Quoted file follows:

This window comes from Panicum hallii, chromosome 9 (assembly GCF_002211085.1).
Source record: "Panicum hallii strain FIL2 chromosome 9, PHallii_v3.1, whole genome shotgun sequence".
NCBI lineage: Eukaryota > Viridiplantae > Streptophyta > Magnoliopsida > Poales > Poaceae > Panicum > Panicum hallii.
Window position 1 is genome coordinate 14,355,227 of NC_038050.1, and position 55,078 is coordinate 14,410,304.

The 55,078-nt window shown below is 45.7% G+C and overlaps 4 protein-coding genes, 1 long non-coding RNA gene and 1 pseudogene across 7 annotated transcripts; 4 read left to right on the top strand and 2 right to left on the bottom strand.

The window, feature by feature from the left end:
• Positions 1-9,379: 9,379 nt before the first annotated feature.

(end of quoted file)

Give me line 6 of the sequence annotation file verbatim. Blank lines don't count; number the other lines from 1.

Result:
The window, feature by feature from the left end: